Back to Ganoksin | FAQ | Contact

Platinum Granulation


#1

The list of precious metals that may be used for granulation does not end
with gold and silver. I am familiar with someone who, after much
experimentation, has mastered the technique of platinum granulation.
Although I do not know the specifics, he keeps those under tight wraps ;
}, I have seen several pieces that were absolutely amazing.

Granulation techniques are not limited to 22kt gold, although this tends
to be easier for a lot of people than fine silver, sterling silver or
18kt gold, which are also great to use for granulation.

Heather Sickler
Intrica Fine Jewelry
@intrica


#2

hi heather,

i’ve experimented briefly with 18k granules with a platinum back, and it
doesn’t seem that this would be any more difficult to master than with
traditional granulation alloys. one thing for sure, it’s
extremely difficult to melt the backing

are you referring to an all platinum granulation process?

best regards,
geo fox


#3

are you referring to an all platinum granulation process?

Yes, in fact, what I am referring to is entirely platinum; platinum
granules on a platinum backing, or platinum on an 18kt or 22kt backing,
all platinum granules nonetheless. Very awesome!

Heather Sickler
Jeff Howden
Intrica Fine Jewelry
@intrica


#4

i just took some classes from GIA and i asked the instructor about an all
granulation platinum, he said there is no such thing, it can not be done.


#5

Hi,
don’t you just love proving people like that wrong?
Regards, Rex from Oz


#6

i just took some classes from GIA and i asked the instructor about an all
granulation platinum, he said there is no such thing, it can not be done.

I hate to break your instructor’s heart, but he is wrong. I have seen it
done, and expertly, and extensively, by a designer in Portland, Oregon.

Sorry to break hearts, but it is true,

Heather Sickler
Intrica Fine Jewelry
@intrica


#7

i just took some classes from GIA and i asked the instructor about an all
granulation platinum, he said there is no such thing, it can not be done.

Strange. I’ve only done a little granulation, yet, I have done a little
platinum granulation. Works fine for me.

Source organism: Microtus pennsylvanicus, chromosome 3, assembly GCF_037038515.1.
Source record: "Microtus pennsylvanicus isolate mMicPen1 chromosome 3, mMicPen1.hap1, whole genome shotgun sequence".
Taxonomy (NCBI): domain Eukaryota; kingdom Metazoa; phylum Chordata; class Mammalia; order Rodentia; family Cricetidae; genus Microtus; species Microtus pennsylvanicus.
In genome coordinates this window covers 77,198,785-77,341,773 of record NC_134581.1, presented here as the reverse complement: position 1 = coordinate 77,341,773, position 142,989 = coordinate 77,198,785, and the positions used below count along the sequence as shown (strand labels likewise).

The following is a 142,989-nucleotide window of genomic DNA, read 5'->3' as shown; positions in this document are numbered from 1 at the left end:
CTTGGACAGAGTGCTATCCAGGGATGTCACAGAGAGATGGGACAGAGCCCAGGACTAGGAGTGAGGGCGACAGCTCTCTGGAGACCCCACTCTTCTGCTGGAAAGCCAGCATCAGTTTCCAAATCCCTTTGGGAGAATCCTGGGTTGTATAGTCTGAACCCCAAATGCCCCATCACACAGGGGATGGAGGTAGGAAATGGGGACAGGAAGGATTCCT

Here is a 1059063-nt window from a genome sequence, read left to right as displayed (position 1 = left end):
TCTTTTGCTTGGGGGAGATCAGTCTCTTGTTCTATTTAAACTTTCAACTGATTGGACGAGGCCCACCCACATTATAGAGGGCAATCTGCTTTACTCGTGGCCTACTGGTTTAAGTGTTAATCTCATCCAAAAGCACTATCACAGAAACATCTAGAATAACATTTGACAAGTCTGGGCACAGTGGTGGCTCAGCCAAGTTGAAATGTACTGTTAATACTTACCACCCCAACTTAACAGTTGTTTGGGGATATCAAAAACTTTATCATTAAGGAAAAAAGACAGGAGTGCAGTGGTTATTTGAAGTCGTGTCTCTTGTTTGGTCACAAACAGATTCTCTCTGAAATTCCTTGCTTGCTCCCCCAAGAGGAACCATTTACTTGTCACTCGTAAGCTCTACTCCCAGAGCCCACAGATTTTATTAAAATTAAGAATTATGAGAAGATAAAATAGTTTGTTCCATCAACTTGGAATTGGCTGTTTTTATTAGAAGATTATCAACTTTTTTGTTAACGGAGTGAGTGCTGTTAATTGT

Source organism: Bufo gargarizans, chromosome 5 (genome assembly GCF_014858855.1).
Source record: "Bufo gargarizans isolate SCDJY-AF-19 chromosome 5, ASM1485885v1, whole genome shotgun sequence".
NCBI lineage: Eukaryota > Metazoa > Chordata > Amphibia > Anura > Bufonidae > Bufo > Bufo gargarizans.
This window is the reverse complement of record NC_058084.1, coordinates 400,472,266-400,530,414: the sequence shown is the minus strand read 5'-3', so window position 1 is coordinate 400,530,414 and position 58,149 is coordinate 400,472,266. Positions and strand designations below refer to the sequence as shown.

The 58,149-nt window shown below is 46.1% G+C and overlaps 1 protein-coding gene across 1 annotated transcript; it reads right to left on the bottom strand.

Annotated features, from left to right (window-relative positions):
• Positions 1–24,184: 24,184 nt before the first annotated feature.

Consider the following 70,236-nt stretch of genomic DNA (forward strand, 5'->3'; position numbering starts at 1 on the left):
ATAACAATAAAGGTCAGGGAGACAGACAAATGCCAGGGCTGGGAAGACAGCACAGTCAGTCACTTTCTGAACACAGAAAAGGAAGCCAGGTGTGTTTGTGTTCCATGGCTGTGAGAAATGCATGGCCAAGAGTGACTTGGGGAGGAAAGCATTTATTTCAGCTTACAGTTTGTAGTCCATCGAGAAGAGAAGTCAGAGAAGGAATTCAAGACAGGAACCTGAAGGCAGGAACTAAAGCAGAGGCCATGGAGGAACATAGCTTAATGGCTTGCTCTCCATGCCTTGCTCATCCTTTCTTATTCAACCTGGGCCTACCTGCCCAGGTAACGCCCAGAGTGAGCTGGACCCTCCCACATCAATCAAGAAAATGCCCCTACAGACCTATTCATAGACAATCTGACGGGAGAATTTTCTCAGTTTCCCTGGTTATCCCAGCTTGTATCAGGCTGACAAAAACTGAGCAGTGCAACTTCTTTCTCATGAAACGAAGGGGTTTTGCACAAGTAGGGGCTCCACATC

Bruce D. Holmgrain
e-mail: @Bruce_Holmgrain


phone:: 703-593-4652


#8

hi,

this means he doesn’t know about it. a little experimentation by someone
can (or already did) prove him incorrect. couldn’t one try using a backing
sheet of differing platinum alloys? it would also depend on what one calls
true granulation. before gold granulation was ‘rediscovered’, goldsmiths
were coating granules with solder filings, like most fillagree is still
being done, and producing pretty nice stuff. without a doubt, platinum
granules can be produced and can be coated with platinum solder and then
adhered to a platinum plate.

best regards,

geo fox


#9

I should apologize for my quick response regarding platinum granulation
last week. A couple of people requested further so here goes.
In the past, I have used a mixture of flux and cupric carbonate for the
little bit of granulation that I have done. In experimenting in trying to
apply differing colored granules, I have made platinum granules and
applied them to a gold base as usual. Nothing to it. After the previous
posts, I went back to my bench and rolled out some platinum sheet. Made a
few granules and applied them exactly as I have been doing my gold
granulation except that a much higher temperature is required. I would
suggest by the yellow heat that about 2,400 degrees F are required. A
thing film of pt/cu forms and the beads are bonded. The platinum seemed as
strong as ever. Hope that answers that.

Bruce D. Holmgrain
e-mail: @Bruce_Holmgrain


phone:: 703-593-4652